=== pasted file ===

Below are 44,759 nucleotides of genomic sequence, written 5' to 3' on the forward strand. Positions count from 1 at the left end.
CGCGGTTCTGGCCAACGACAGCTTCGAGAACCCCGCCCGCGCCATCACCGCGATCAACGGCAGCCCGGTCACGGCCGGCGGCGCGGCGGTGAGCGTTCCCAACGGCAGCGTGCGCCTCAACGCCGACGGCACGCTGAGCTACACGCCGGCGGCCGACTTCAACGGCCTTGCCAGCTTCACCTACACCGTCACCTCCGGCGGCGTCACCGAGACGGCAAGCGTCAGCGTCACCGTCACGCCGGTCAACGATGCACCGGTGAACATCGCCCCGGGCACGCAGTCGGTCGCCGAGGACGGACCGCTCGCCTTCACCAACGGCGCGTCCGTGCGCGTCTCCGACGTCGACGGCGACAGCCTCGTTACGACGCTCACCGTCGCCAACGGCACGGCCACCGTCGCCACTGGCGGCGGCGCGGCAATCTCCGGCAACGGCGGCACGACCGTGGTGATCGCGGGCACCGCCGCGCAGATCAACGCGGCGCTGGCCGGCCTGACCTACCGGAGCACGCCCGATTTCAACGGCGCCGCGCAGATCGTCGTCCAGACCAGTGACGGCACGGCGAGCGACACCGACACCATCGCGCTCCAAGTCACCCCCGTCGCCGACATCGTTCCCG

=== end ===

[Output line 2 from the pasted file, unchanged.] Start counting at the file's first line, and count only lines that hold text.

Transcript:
CGCGGTTCTGGCCAACGACAGCTTCGAGAACCCCGCCCGCGCCATCACCGCGATCAACGGCAGCCCGGTCACGGCCGGCGGCGCGGCGGTGAGCGTTCCCAACGGCAGCGTGCGCCTCAACGCCGACGGCACGCTGAGCTACACGCCGGCGGCCGACTTCAACGGCCTTGCCAGCTTCACCTACACCGTCACCTCCGGCGGCGTCACCGAGACGGCAAGCGTCAGCGTCACCGTCACGCCGGTCAACGATGCACCGGTGAACATCGCCCCGGGCACGCAGTCGGTCGCCGAGGACGGACCGCTCGCCTTCACCAACGGCGCGTCCGTGCGCGTCTCCGACGTCGACGGCGACAGCCTCGTTACGACGCTCACCGTCGCCAACGGCACGGCCACCGTCGCCACTGGCGGCGGCGCGGCAATCTCCGGCAACGGCGGCACGACCGTGGTGATCGCGGGCACCGCCGCGCAGATCAACGCGGCGCTGGCCGGCCTGACCTACCGGAGCACGCCCGATTTCAACGGCGCCGCGCAGATCGTCGTCCAGACCAGTGACGGCACGGCGAGCGACACCGACACCATCGCGCTCCAAGTCACCCCCGTCGCCGACATCGTTCCCG